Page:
New Haven, CT Headley Bldg Fire, Jan 1904

FIRE WORKED DOWN THROGH A SHAFT

One of New Haven's Finest Buildings Is Ruined--Firemen Extinguished $150,000 Blaze.

New Haven, Conn., Jan. 18.--Fire and water completely wrecked the Headley building, corner of Church and Crown Streets, tonight, causing a loss which will aggregate $150,000. A score or more of tenants lost all their office effects but in most instances the insurance is ample. The thermometer was not far above zero and the firemen worked under harsh conditions. Almost adjoining the Headley building, on the Crown Street side are some of the largest furniture houses in the city and to protect these was the chief aim of the firemen in the early stages of the blaze.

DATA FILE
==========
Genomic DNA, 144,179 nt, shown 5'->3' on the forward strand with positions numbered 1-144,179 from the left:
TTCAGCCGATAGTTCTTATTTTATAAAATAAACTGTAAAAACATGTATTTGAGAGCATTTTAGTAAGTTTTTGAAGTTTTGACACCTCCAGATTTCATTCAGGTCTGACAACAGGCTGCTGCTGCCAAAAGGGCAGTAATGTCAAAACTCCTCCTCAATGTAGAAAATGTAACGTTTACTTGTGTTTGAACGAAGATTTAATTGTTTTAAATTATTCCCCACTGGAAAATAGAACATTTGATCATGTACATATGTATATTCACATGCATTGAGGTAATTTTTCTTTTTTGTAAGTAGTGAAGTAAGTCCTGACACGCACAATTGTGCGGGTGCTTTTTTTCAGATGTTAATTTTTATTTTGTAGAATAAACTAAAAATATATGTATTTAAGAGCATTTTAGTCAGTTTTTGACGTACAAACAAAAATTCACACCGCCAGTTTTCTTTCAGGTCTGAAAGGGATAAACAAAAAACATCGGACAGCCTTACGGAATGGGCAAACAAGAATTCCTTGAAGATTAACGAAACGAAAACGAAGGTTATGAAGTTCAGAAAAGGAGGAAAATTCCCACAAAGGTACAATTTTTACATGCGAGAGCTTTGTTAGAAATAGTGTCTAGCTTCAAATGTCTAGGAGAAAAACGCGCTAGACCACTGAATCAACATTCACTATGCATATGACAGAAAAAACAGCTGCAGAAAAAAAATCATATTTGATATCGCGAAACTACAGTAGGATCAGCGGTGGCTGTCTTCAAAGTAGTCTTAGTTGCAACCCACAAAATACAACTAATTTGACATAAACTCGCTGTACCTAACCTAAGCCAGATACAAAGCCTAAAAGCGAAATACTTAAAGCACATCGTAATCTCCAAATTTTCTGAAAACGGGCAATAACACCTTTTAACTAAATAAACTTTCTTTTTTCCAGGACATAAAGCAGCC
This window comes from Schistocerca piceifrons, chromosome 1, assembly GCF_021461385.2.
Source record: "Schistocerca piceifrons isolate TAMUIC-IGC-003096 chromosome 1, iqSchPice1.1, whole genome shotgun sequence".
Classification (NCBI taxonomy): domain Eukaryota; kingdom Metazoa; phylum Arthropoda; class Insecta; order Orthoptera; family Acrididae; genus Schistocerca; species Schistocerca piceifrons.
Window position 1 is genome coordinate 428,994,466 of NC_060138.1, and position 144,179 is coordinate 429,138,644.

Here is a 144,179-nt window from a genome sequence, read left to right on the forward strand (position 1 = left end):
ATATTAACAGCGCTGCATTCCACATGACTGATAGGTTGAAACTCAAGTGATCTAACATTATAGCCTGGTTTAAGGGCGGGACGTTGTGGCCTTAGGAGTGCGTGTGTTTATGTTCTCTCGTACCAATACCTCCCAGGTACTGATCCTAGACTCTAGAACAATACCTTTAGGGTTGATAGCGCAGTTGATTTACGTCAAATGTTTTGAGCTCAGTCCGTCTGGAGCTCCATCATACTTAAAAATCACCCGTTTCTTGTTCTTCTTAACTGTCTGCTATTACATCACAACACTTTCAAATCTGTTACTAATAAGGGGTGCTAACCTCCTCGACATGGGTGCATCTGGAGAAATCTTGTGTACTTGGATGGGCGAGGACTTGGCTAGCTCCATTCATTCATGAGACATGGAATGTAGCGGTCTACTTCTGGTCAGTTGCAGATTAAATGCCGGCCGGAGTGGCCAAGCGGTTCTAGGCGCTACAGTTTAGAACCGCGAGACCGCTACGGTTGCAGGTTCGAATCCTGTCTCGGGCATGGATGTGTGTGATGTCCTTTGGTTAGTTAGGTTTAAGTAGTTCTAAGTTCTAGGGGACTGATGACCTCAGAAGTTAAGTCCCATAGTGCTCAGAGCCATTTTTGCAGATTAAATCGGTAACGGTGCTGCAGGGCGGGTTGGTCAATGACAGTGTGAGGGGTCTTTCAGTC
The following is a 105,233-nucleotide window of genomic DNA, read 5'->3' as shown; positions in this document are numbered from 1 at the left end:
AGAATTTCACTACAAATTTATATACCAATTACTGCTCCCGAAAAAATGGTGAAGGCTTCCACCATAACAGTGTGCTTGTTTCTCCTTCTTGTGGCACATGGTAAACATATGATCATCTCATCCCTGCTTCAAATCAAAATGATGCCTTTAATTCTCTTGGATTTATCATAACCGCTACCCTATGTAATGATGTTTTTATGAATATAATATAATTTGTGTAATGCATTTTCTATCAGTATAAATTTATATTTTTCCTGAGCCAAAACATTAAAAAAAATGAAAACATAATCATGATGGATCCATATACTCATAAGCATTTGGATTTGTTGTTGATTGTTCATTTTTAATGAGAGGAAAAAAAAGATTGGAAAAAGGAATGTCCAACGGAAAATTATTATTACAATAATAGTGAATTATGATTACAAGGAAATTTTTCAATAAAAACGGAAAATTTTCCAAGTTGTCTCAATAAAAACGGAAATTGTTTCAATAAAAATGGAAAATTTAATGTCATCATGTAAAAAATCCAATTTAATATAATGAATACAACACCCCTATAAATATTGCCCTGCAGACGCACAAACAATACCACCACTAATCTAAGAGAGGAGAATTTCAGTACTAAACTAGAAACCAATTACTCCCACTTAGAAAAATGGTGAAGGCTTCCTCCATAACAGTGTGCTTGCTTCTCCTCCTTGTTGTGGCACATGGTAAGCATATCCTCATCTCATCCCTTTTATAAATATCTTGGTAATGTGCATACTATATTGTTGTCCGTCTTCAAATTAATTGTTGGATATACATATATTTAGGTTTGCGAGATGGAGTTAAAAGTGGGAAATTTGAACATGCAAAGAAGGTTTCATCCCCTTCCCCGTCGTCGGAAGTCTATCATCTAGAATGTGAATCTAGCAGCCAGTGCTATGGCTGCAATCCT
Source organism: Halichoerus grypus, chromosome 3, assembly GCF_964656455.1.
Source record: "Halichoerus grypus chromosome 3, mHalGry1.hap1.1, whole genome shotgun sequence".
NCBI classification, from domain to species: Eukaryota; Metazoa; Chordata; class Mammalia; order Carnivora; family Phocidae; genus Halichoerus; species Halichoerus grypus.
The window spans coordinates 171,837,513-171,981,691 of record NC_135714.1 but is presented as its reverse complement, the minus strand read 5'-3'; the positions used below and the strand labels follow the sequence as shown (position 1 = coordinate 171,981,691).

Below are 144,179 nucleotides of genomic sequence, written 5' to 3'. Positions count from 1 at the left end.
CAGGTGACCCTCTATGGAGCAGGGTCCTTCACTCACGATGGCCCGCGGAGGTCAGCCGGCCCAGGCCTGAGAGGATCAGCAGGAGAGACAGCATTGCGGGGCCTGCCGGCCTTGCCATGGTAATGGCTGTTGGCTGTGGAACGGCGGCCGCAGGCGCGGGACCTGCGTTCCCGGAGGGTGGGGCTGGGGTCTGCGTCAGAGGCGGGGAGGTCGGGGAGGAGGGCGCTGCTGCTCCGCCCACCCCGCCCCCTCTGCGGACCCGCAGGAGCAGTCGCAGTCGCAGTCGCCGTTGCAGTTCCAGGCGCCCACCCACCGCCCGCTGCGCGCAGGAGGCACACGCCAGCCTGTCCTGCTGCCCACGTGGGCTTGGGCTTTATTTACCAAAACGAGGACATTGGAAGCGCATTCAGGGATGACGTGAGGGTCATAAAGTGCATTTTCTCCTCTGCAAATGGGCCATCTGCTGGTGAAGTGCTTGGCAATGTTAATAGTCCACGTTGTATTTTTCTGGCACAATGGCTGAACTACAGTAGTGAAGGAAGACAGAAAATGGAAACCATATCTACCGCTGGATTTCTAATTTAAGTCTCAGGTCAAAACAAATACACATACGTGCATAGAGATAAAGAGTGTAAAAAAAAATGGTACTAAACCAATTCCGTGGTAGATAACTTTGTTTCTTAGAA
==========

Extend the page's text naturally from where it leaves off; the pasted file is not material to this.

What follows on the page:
When the Headley building was put up some years ago for commercial purposes it was considered one of the finest in the city and many of its features remained until the end. The walls were of heavy brick and the interior was divided into three sections. The center one being a light shaft around which ran balconies and off which led offices. The shaft was from the second floor to the roof.

The fire started in the rooms of the St. Aloysius Society on the top floor. It worked downward in the light shaft until the four stories were a mass of flames, although confined within the walls. Three hours after the firemen were called out the walls stood like gigantic icebergs while within them where once was spanned the second floor was the fire. About 10 o'clock several explosion occurred but of no great force and served only to topple more material into the fire. The fire was out before midnight.

The building was owned by Miss Hannah Bennett and was valued at $60,000. The tenants who lost heavily were D. W. Cosgrove, boots and shoes, loss $20,000; H. Hyman, clothing, loss $25,000, and Adam Zeigler, saloonist, loss $15,000.

Worcester Daily Spy, Worcester, MA 19 Jan 1904